Understanding as a process of knowledge development
Classical hermeneutics prefers subjective and psychological methods of interpretation. The main thing for the hermeneutic interpretation is to use empathy (emotion), i.e. actual reincarnation, to penetrate into the spiritual world of another person and understand his actions. It is on this basis - on the basis of a specific method of investigation - V. Dilthey contrasted the science of man's spiritual activity to the natural sciences. In other words, he emphasizes that the basis of understanding is the mastery of the subjective side of human activity. At the same time, outside the consideration are objective factors of social phenomena.
What is the reality of the dialectics of objective and subjective in the mechanism of understanding (interpretation) as a method of scientific cognition?
First, understanding is based on the maximum consideration of objective data, which relate to the object of interpretation (socio-economic situation, historical conditions, natural and climatic factors, etc.).
Secondly, any interpretation of a particular object of study (text, human behavior, etc.) is based on some "pre-understanding" - on the already existing (preliminary) ideas, theoretical ideas, hypotheses, i.e. on preliminary interpretation.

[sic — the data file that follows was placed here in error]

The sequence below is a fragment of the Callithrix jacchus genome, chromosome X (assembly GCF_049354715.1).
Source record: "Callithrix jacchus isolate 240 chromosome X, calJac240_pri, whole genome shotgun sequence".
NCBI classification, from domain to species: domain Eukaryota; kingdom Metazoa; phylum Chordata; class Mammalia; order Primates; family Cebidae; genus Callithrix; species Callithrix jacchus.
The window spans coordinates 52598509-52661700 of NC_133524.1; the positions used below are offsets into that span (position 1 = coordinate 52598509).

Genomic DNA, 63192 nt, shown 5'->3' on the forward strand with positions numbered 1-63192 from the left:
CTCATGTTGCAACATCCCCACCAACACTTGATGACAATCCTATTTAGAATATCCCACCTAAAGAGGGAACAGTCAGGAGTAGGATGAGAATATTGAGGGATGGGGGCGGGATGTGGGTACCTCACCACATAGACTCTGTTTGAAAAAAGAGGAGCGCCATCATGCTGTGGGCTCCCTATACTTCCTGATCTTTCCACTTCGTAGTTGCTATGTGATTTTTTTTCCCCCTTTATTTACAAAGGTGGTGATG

Indeed, when a person who knows physics observes the movement of a voltmeter needle, he interprets it as a change in the voltage in the network. For a person who is not familiar with physics, it all looks like a simple movement of the arrow of the device. Why this happens remains incomprehensible. The above example is more relevant to understanding as the concept of everyday language (that is, to understanding as a conscious assimilation of a certain amount of knowledge). However, this example also shows that interpretations are always connected with the ideas, concepts and hypotheses of the subject. Much more complex is the interpretation of human behavior. It is based even more on the pre-understanding of the researcher.
So, some translators believe that the interpretation should be guided by only the text of the work and do not contribute anything to it. However, such an approach can never be implemented in practice: an interpreter is not an abstract linguistic machine, but a concrete person living in a particular society and therefore not free from the influence of this society.